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Twardowski Career Development Center

Resume & CVs - What to Include

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Twardowski Career Development Center

Address:
225 Lawrence Center
705 S. New Street
West Chester, PA 19383


Phone: 610-436-2501
General: cdc@wcupa.edu
Employers: recruit@wcupa.edu


Hours:
Monday-Friday: 8:00am-4:30pm (Fall & Spring Semesters)
Monday-Friday: 8:00am-4:00pm (Summer)

The career center follows the University’s calendar for holidays, delays, and closures.


Drop-In Hours (no appointment needed):
Monday-Friday: 1:00-3:00pm


About The Center & Staff Directory

Resumes & CVs - What to Include

What to Include

Rammy W. Chester
700 South High Street • West Chester, PA 19383
RC811223@wcupa.edu • (610) 111-7788

EDUCATION
West Chester University of Pennsylvania, West Chester, PA
Bachelor of (degree) in (major), Graduation: May 2018 
GPA: 3.##

  • List degrees in reverse chronological order (most recent first then to least recent)

Relevant Coursework (optional): Highlight 4 to 8 relevant courses. Courses should showcase subject knowledge or professional skills; a course list can provide added content if you have less experience. List descriptive course names, not course numbers.

RELATED EXPERIENCE
Organization Name, City, ST
Position title, Month/Year - Month/Year

  • May include paid or unpaid full-time and part-time jobs, internships, student teaching, volunteer positions, and other activities in which you developed relevant skills
  • List all experiences in reverse chronological order
  • Use bullets to answer: what you did, how you did it and why you did it
  • Use action verbs to describe your responsibilities (present tense for current positions and past tense for previous experiences)
  • May have more than one experience in this section

OTHER WORK EXPERIENCE
Organization Name, City, ST
Position title, Month/Year - Month/Year

  • May not have as many bullets but still valuable work where you gained transferable skills, such as communication, customer service, and teamwork

ACTIVITIES

  • Begin this section with any WCU clubs/organizations; this section should also be in reverse chronological order, include dates
  • List any positions and/or significant responsibilities if applicable

ADDITIONAL CATEGORIES

  • Other common sections of a resume include Volunteer Experience, Publications, Presentations, Honors and Awards, Professional Associations, and Interests
  • Create your own category (e.g., Leadership Experience, Teaching Experience) if you have a number of experiences in one area

SKILLS
Usually a brief list of computer software applications you use, languages you can speak/write as well as your level of proficiency, or areas of certification relevant to your field (e.g., C.P.R.).

REFERENCES (Do not put "References Available Upon Request" on your resume; this wastes a line of space)

  • Create a separate page for listing your professional references, typically listing 3-5 individuals including: name, title, organization, address, phone and email.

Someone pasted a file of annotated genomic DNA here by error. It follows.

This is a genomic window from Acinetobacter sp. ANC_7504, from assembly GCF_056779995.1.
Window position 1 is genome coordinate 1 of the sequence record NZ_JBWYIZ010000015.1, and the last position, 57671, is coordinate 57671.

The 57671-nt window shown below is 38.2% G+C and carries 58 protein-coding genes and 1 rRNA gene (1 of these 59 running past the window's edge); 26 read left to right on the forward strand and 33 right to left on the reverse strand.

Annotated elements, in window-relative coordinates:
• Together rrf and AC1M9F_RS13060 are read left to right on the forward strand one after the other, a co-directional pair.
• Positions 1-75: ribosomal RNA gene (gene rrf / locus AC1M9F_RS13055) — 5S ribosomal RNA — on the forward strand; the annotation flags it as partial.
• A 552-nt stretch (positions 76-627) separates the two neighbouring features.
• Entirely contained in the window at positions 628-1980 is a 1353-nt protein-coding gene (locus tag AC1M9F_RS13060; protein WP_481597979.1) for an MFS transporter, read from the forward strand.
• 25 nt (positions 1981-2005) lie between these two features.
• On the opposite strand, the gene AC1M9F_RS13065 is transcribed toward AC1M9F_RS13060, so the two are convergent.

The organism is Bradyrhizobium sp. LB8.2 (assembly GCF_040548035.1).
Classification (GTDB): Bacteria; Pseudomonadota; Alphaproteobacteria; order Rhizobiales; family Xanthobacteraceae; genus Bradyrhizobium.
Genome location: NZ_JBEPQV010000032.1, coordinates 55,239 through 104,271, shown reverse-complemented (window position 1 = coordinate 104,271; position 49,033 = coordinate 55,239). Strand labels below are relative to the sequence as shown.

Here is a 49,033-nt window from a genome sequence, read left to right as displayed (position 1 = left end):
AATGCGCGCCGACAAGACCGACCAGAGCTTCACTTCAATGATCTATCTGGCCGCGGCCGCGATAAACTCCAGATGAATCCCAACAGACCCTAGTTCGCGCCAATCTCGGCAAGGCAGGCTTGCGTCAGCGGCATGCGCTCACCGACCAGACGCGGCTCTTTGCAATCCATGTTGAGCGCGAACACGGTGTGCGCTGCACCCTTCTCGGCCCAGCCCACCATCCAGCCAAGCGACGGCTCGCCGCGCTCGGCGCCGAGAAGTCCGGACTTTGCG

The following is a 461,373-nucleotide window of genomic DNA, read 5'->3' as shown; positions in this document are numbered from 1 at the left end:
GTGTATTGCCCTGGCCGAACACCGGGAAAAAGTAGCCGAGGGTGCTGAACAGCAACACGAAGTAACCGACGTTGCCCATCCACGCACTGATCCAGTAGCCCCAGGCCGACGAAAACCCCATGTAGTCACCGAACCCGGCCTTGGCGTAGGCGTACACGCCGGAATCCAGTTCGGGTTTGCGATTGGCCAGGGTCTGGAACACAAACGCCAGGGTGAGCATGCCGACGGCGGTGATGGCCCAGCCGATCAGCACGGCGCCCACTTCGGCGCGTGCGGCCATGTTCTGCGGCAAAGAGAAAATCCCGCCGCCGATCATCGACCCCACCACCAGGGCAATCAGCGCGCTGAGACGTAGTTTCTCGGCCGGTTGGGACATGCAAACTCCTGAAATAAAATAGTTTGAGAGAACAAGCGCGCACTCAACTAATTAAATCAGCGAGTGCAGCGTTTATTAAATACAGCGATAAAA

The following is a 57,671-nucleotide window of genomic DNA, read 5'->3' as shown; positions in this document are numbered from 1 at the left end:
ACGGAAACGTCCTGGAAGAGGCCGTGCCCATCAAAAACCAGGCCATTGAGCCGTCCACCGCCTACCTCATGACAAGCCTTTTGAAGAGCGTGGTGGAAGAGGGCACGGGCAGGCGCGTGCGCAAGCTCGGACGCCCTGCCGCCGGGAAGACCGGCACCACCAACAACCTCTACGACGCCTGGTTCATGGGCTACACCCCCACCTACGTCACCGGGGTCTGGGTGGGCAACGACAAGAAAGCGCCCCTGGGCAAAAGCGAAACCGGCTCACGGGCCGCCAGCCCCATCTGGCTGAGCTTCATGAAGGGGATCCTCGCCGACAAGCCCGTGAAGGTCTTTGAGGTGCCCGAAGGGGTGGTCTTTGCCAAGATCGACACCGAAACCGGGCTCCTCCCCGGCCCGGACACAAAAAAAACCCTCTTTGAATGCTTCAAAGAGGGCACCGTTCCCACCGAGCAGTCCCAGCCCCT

• If their relationship to you is not clear by the title, consider indicating their professional relation to you.

 

Formatting

First impressions matter! Resumes should be easy to read and well-organized. Avoid using a standard template and create your document using a formatting consistent with these tips:

  • DOs:
    • 0.5 - 1.0 inch margins
    • 10 - 12 point font size (with your name a little larger at the top of the page for emphasis)
    • Simple font style (Cambria, Times New Roman, Garamond, Arial, Calibri)
    • 1 page is typically recommended by employers for current students and recent graduates
    • 2 pages is acceptable in Education, Government, Healthcare, and Nonprofit industries, and for experienced individuals or graduate students
  • DON'Ts:
    • Uneven spacing, uneven alignment of text, and uneven margins - lack of consistency and poor visual appeal
    • Overly large font sizes (14 pt. or larger) take up space and can divert attention from other content; font size that is too small (less than 10 pt.) is difficult to read
    • Avoid: unusual or fancy fonts; excessive use of ALL CAPS, bold, and italics
    • Avoid including images, personal photos or headshots, and excessive graphics (artistic / creative industries are exceptions for demonstrating design skills)
    • Color is more acceptable nowadays, but keep in mind that overly light colors may not print or photocopy well, and overly bright colors might not be visually appealing

Resume vs. Curriculum Vitae (CV): What's the difference?

A resume summarizes your educational background, work experiences, skills, extracurricular involvements, and sometimes your interests – to highlight your qualifications in relation to a specific goal (e.g., job or internship application, supplement to graduate school application. A resume is typically 1-2 pages.

A curriculum vitae (CV) is similar to a resume, although it is longer and more comprehensive. Most commonly used in academia, research, education, and fine arts settings, a CV provides greater detail of ALL of an individual’s experiences, including emphasis on publications, presentations, courses taught, research interests, professional development, committee participation, and so forth. Because CVs can vary in length from 5 to 30 or more pages, rather than develop samples of our own we suggest you look at the following comprehensive, expert resources on CV development. WCU CDC professionals can assist you during appointments with CV development.

Including Research on Your Resume

Conducting research with a faculty member, as part of a class, or through a special internship or research program is excellent experience that future graduate schools AND employers highly value.


Learn More About Resumes and Cover Letters